Effects of a compensatory dry-land training program on shoulder posture and scapular position of competitive female swimmers
Background: Competitive swimmers place a significant demand on the shoulder adductors and internal rotator muscles due to the repetitive nature of swimming movements.
Objectives: To evaluate the effect of a compensatory dry-land training program on the shoulder posture and scapular position of competitive female swimmers
Method: 25 National Level female competitive swimmers received an 8-week intervention program focused on strengthening of posterior shoulder girdle muscles and stretching of anterior shoulder muscles. The study sample was exposed to a control period of 2 weeks and an intervention period of 8 weeks.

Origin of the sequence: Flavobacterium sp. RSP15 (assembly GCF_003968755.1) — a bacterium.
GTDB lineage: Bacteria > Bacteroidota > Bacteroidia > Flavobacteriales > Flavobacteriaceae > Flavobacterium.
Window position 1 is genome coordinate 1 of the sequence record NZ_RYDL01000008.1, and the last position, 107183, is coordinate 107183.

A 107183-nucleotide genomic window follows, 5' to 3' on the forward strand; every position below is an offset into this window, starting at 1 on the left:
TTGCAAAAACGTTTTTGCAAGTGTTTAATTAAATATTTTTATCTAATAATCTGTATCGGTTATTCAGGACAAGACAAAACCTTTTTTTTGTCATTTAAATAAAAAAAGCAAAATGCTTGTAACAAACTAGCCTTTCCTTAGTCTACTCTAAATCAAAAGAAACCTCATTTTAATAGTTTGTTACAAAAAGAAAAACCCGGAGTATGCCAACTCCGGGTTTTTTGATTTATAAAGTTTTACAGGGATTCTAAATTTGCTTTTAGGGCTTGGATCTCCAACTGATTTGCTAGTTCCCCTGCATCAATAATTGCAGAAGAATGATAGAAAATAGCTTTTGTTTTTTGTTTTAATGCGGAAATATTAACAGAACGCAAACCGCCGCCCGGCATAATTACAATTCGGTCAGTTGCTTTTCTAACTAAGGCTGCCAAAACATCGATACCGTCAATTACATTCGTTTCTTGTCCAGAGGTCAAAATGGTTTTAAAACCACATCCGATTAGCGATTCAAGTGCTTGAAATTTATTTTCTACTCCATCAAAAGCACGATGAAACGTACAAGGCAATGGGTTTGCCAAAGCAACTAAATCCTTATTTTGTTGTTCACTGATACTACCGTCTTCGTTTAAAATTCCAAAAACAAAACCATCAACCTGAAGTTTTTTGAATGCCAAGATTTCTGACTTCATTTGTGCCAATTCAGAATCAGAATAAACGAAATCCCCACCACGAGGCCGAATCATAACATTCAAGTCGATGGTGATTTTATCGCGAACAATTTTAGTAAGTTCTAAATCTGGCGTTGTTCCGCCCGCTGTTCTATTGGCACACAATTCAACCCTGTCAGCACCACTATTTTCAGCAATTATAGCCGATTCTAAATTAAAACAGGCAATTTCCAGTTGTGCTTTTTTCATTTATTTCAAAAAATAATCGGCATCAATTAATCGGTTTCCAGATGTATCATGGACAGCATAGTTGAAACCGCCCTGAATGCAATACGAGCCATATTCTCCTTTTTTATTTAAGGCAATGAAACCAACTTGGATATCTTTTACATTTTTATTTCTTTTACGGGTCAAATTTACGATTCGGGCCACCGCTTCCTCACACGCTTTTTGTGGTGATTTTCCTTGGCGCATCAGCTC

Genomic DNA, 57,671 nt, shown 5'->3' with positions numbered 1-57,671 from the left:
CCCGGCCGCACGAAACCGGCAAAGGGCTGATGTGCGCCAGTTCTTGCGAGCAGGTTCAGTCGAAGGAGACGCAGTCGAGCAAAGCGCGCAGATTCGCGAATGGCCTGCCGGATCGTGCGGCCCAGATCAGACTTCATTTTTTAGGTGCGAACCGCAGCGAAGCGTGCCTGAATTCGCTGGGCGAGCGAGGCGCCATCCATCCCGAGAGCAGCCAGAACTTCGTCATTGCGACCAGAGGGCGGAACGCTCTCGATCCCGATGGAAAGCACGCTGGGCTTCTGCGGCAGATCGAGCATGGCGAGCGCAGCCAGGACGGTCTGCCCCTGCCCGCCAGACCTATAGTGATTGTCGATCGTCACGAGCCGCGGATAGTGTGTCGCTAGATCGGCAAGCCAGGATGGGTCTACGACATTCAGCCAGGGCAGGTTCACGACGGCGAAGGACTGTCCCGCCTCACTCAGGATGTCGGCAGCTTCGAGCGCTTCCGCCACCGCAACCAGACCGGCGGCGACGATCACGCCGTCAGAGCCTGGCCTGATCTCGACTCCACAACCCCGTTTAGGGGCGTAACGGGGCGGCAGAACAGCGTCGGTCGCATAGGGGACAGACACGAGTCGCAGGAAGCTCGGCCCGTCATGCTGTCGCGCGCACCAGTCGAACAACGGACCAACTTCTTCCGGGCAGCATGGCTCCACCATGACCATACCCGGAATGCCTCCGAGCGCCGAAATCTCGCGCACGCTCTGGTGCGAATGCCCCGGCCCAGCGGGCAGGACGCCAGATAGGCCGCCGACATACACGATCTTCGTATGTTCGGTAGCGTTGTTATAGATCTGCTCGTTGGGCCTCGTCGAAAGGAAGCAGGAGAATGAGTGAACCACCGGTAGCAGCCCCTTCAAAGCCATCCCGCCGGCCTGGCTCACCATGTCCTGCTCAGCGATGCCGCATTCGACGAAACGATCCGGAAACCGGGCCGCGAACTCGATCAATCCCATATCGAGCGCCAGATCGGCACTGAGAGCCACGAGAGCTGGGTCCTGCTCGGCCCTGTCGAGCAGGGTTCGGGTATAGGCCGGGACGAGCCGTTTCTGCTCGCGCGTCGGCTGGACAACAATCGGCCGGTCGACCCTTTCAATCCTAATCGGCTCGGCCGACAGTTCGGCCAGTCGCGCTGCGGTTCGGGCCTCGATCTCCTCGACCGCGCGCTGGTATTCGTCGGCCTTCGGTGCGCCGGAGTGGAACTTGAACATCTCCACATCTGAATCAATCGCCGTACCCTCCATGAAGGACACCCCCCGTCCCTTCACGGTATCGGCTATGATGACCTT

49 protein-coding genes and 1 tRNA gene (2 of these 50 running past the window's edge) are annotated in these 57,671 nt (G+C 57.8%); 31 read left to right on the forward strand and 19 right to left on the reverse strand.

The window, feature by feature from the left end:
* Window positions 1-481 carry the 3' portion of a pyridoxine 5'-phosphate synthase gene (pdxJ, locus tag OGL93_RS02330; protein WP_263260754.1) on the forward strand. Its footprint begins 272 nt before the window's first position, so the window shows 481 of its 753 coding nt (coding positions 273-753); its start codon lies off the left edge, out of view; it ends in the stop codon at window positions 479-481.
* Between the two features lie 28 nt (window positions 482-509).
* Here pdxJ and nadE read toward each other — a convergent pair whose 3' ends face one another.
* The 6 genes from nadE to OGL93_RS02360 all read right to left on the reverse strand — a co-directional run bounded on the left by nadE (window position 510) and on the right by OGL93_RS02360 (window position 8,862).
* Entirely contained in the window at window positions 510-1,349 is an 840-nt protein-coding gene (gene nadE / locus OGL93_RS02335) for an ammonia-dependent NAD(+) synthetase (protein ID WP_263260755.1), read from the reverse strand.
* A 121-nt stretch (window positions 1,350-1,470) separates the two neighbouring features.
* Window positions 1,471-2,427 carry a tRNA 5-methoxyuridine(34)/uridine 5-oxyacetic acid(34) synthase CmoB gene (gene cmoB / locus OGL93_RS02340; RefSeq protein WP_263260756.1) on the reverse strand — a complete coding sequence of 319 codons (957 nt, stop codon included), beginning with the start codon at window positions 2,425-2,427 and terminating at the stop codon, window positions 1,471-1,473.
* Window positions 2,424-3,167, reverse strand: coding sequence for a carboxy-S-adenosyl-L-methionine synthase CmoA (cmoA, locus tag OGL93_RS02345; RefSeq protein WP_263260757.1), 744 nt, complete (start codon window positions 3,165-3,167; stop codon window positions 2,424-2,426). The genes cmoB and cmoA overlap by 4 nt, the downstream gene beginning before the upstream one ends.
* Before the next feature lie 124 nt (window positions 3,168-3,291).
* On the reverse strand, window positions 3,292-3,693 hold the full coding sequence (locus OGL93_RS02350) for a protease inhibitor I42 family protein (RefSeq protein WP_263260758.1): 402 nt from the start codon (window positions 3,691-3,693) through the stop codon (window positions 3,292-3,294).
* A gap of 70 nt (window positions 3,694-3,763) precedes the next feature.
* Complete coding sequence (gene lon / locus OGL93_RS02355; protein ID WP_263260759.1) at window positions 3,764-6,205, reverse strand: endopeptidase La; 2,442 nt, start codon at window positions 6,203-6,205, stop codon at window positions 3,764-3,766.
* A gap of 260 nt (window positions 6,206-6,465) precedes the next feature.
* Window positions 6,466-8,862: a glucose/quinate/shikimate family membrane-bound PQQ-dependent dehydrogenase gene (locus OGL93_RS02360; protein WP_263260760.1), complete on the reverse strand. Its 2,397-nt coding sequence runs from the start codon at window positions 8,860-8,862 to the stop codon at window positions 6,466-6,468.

Results: Significant differences were found after the intervention period, on both dominant and non-dominant sides, with respect to shoulder protraction (distance between the anterior aspect of the acromion to the wall – p < .05) and scapular abduction (distance between a medial line marked over the thoracic spinal process and the medial border of spina scapulae – p < .05; and distance between a medial line marked over the thoracic spinal process and the medial border of the spina scapulae – p < .05).
Conclusions: The results revealed that the incorporation of a compensatory dry-land training program alongside a normal in-water training significantly reduced the distance of shoulder posture in protraction and scapular position in abduction.
Key words: shoulder protraction, scapular abduction, dry-land training, swimming, female.
Derechos de autor 2020 João Paulo Sousa, João Malta, Ana Carrageta, Nuno Batalha
Esta obra está bajo una licencia internacional Creative Commons Atribución-NoComercial-CompartirIgual 4.0.